“Bhishma continued, “The illustrious Ashtavakra set out on his journey.He proceeded more and more towards the north and at last reached theHimavat mountains peopled by Siddhas and Charanas. Arrived at theHimavat mountains, that foremost of Brahamanas then came upon the sacredriver Vahuda whose waters produce great merit. He bathed in one of thedelightful Tirthas of that river, which was free from mud, and gratifiedthe deities with oblations of water. His ablutions being over, he spreada quantity of Kusa grass and laid himself down upon it for resting awhileat his ease. Passing the night in this way, the Brahmana rose withthe day. He once more performed his ablutions in the sacred waters of theVahuda and then ignited his homa fire and worshipped it with the aid ofmany foremost of Vedic mantras. He then worshipped with due ritesboth Rudra and his spouse Uma, and rested for some more time by the sideof that lake in the course of the Vahuda whose shores he had reached.Refreshed by such rest, he set out from that region and then proceededtowards Kailasa. He then beheld a gate of gold that seemed to blaze withbeauty. He saw also the Mandakini and the Nalini of the high-souledKuvera, the Lord of Treasures. Beholding the Rishi arrived there,all the Rakshasas having Manibhadra for their head, who were engaged inprotecting that lake abounding with beautiful lotuses, came out in a bodyfor welcoming and honouring the illustrious traveller. The Rishiworshipped in return those Rakshasas of terrible prowess and asked themto report, without delay, his arrival unto the Lord of Treasures.Requested by him to do this, those Rakshasas, O king, said untohim,–King Vaisravana, without waiting for the news from us, is coming ofhis own accord to thy presence. The illustrious Lord of Treasures is wellacquainted with the object of this thy journey. Behold him,–that blessedMaster,–who blazes with his own energy. Then king Vaisravana,approaching the faultless Ashtavakra, duly enquired about his welfare.The usual enquiries of politeness being over, the Lord of Treasures thenaddressed the regenerate Rishi, saying,–Welcome art thou here. Do tellme what it is thou seekest at my hands. Inform me of it. I shall, Oregenerate one, accomplish whatever thou mayst bid me to accomplish. Dothou enter my abode as pleases thee, O foremost of Brahamanas. Dulyentertained by me, and after thy business is accomplished, thou mayst gowithout any obstacles being placed in thy way.–Having said these words,Kuvera took the hand of that foremost of Brahmanas and led him into hispalace. He offered him his own seat as also water to wash his feet andthe Arghya made of the usual ingredients. After the two had taken theirseats, the Yakshas of Kuvera headed by Manibhadra, and many Gandharvasand Kinnaras, also sat down before them. After all of them had takentheir seats, the Lord of Treasures said these words,–Understanding whatthy pleasure is, the diverse tribes of Apsaras will commence their dance.It is meet that I should entertain thee with hospitality and that thoushouldst be served with proper ministrations. Thus addressed, the asceticAshtavakra said, in a sweet voice, Let the dance proceed. Then Urvara andMisrakesi, and Rambha and Urvasi, and Alumvusha and Ghritachi, and Chitraand Chitrangada and Ruchi, and Manohara and Sukesi and Sumukhi and Hasiniand Prabha, and Vidyuta, and Prasami and Danta and Vidyota andRati,–these and many other beautiful Apsaras began to dance. TheGandharvas played on diverse kinds of musical instruments. After suchexcellent music and dance had commenced, the Rishi Ashtavakra of severepenances unconsciously passed a full celestial year there in the abode ofking Vaisravana. Then king Vaisravana said unto the Rishi,–Olearned Brahmana, behold, a little more than a year has passed away sincethy arrival here. This music and dance, especially known by the name ofGandharva, is a stealer of the heart (and of time). Do thou act as thouwishes or let this go on if that be thy pleasure. Thou art my guest and,therefore, worthy of adoration. This is my house. Givest thou thycommands. We are all bound to thee. The illustrious Ashtavakra, thusaddressed by king Vaisravana, replied unto him, with a pleased heart,saying,–I have been duly honoured by thee. I desire now, O Lord ofTreasures, to go hence. Indeed, I am highly pleased. All this befitsthee, O Lord of Treasures. Through thy grace, O illustrious one, andagreeably to the command of the high-souled Rishi Vadanya, I shall nowproceed to my journey’s end. Let growth and prosperity be thine.–Havingsaid these words, the illustrious Rishi set out of Kuvera’s abode andproceeded northwards. He crossed the Kailasa and the Mandara as also thegolden mountains. Beyond those high and great mountains is situated thatexcellent region where Mahadeva, dressed as an humble ascetic, has takenup his residence. He circumambulated the spot, with concentrated mind,bending his head in reverence the while. Descending then on the Earth, heconsidered himself sanctified for having obtained a sight of that holyspot which is the abode of Mahadeva. Having circumambulated that mountainthrice, the Rishi, with face turned towards the north, proceeded with ajoyous heart. He then beheld another forest that was very delightful inaspect. It was adorned with the fruits and roots of every season, and itresounded with the music of winged warblers numbering by thousands. Therewere many delightful groves throughout the forest. The illustrious Rishithen beheld a charming hermitage. The Rishi saw also many golden hillsdecked with gems and possessed of diverse forms. In the begemmed soil hesaw many lakes and tanks also. And he saw diverse other objects that wereexceedingly delightful. Beholding these things, the mind of that Rishi ofcleansed soul became filled with joy. He then saw a beautiful mansionmade of gold and adorned with gems of many kinds. Of wonderful structure,that mansion surpassed the place of Kuvera himself in every respect.Around it there were many hills and mounts of jewels and gems. Manybeautiful cars and many heaps of diverse kinds of jewels also werevisible in that place. The Rishi beheld there the river Mandakini whosewaters were strewn with many Mandara flowers. Many gems also were seenthere that were self-luminous, and the soil all around was decked withdiamonds of diverse species. The palatial mansion which the Rishi sawcontained many chambers whose arches were embellished with various kindsof stones. Those chambers were adorned also with nets of pearlsinterspersed with jewels and gems of different species. Diverse kinds ofbeautiful objects capable of stealing the heart and the eye, surroundedthat palace. That delightful retreat was inhabited by numerous Rishis.Beholding these beautiful sights all around, the Rishi began to thinkwhere he would take shelter. Proceeding then to the gate of the mansion,he uttered these words:–Let those that live here know that a guest hascome (desirous of shelter). Hearing the voice of the Rishi, a number ofmaidens came out together from that palace. They were seven in number, OKing, of different styles of beauty, all of them were exceedinglycharming. Every one of those maidens upon whom the Rishi cast his eyes,stole his heart. The sage could not, with even his best efforts, controlhis mind. Indeed, at the sight of those maidens of very superior beauty,his heart lost all its tranquillity. Seeing himself yielding to suchinfluences, the Rishi made a vigorous effort and possessed as he was ofgreat wisdom he at last succeeded in controlling himself. Those damselsthen addressed the Rishi, saying,–Let the illustrious one enter. Filledwith curiosity in respect of those exceedingly beautiful damsels as alsoof that palatial mansion, the regenerate Rishi entered as he was bidden.Entering the mansion he beheld an old lady, with indications ofdecrepitude, attired in white robes and adorned with every kind ofornament. The Rishi blessed her, saying,–Good be to you.–The old ladyreturned his good wishes in proper form. Rising up, she offered a seat tothe Rishi. Having taken his seat, Ashtavakra said,–Let all the damselsgo to their respective quarters. Only let one stay here. Let that oneremain here who is possessed of wisdom and who has tranquillity of heart.Indeed, let all the others go away at their will.–Thus addressed, allthose damsels circumambulated the Rishi and then left the chamber. Onlythat aged lady remained there. The day quickly passed and night came. TheRishi seated on a splendid bed, addressed the old lady, saying,–Oblessed lady, the night is deepening. Do thou address thyself to sleep.Their conversation being thus put a stop to by the Rishi, the old ladylaid herself down on an excellent bed of great splendour. Soon after, sherose from her bed and pretending to tremble with cold, she left it forgoing to the bed of the Rishi. The illustrious Ashtavakra welcomed herwith courtesy. The lady however, stretching her arms, tenderly embracedthe Rishi, O foremost of men. Beholding the Rishi quite unmoved and asinanimate as a piece of wood, she became very sorry and began to conversewith him. There is no pleasure, save that which waits upon Kama (desire),which women can derive from a person of the other sex. I am now under theinfluence of desire. I seek thee for that reason. Do thou seek me inreturn. Be cheerful, O learned Rishi, and unite thyself with me. Do thouembrace me, O learned one, for I desire thee greatly. O thou of righteoussoul, even this union with me is the excellent and desirable reward ofthose severe penances which thou hast undergone. At the first sight Ihave become disposed to seek thee. Do thou also seek me. All this wealth,and everything else of value that thou seest here are mine. Do thouverily become the lord of all this along with my person and heart. Ishall gratify every wish of thine. Do thou sport with me, therefore, inthese delightful forest, O Brahmana, that are capable of granting everywish. I shall yield thee complete obedience in everything, and thou shallsport with me according to thy pleasure. All objects of desire that arehuman or that appertain to heaven shall be enjoyed by us. There is nopleasure more agreeable to women (than that which is derivable from thecompanionship of a person of the other sex). Verily, congress with aperson of the opposite sex is the most delicious fruit of joy that we canreap. When urged by the god of desire, women become very capricious. Atsuch times they do not feel any pain, even if they walk over a desert ofburning sand.'”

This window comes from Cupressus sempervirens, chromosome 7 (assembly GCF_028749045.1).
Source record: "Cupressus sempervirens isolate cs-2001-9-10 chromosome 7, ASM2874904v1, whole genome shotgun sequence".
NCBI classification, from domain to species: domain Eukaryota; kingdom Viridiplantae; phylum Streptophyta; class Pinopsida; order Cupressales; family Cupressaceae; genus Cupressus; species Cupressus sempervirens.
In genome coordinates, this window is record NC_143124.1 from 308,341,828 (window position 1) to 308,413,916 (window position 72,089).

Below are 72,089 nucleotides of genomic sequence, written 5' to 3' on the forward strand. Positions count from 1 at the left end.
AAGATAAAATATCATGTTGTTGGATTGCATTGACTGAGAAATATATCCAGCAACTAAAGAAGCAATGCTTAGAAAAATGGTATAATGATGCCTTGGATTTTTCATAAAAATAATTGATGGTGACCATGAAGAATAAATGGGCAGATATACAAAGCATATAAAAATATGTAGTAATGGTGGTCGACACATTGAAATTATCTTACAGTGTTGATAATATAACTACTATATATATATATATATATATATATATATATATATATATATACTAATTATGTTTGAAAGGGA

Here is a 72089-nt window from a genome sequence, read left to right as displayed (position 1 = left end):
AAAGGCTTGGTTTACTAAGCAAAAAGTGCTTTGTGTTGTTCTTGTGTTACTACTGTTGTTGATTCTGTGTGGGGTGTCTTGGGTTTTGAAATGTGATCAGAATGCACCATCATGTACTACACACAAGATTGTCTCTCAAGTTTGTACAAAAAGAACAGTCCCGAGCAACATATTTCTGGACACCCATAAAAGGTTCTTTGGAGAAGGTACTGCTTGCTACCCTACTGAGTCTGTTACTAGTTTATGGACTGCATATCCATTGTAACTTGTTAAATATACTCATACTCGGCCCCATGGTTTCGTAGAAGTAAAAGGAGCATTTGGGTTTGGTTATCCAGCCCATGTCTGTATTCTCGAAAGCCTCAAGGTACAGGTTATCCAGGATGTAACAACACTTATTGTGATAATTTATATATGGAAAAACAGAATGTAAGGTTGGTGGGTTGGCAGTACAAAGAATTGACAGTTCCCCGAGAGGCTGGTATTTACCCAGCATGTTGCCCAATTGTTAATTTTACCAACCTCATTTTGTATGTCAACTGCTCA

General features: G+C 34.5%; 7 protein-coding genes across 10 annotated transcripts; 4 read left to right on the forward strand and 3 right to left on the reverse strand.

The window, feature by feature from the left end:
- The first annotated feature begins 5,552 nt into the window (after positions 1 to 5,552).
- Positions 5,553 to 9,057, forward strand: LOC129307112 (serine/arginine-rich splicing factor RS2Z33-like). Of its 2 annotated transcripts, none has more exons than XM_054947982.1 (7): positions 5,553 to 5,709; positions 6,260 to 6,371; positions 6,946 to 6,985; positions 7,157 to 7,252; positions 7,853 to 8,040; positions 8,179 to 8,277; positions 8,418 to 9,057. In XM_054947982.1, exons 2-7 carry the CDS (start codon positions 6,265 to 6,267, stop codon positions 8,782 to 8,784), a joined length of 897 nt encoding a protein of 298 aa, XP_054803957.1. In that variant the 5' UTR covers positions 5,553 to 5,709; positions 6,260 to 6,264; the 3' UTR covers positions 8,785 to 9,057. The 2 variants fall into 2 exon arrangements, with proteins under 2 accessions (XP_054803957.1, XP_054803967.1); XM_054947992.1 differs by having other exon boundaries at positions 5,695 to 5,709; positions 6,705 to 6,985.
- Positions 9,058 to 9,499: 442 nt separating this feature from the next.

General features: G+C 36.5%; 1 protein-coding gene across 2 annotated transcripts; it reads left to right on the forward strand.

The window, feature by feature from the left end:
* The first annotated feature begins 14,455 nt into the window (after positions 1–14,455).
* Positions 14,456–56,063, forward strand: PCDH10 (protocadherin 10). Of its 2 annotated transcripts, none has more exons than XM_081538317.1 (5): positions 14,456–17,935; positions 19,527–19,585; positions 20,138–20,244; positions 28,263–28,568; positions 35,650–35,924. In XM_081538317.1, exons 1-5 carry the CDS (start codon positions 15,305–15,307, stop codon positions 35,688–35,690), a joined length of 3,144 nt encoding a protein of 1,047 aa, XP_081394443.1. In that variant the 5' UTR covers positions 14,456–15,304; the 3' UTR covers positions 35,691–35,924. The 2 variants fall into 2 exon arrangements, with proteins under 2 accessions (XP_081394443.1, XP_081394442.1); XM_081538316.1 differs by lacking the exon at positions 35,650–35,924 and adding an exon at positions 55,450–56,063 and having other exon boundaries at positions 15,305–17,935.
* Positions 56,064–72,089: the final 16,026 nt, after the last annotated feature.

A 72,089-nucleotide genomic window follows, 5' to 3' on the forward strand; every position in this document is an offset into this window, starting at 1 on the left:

“Ashtavakra said, ‘O blessed lady, I never approach one that is another’sspouse. One’s congress with another man’s wife is condemned by personsconversant with the scriptures on morality. I am an utter stranger toenjoyments of every kind. O blessed lady, know that I have becomedesirous of wedlock for obtaining offspring. I swear by truth itself.Through the aid of offspring righteously obtained, I shall proceed tothose regions of felicity which cannot be attained without such aid. Ogood lady, know what is consistent with morality, and knowing it, desistfrom thy efforts.'”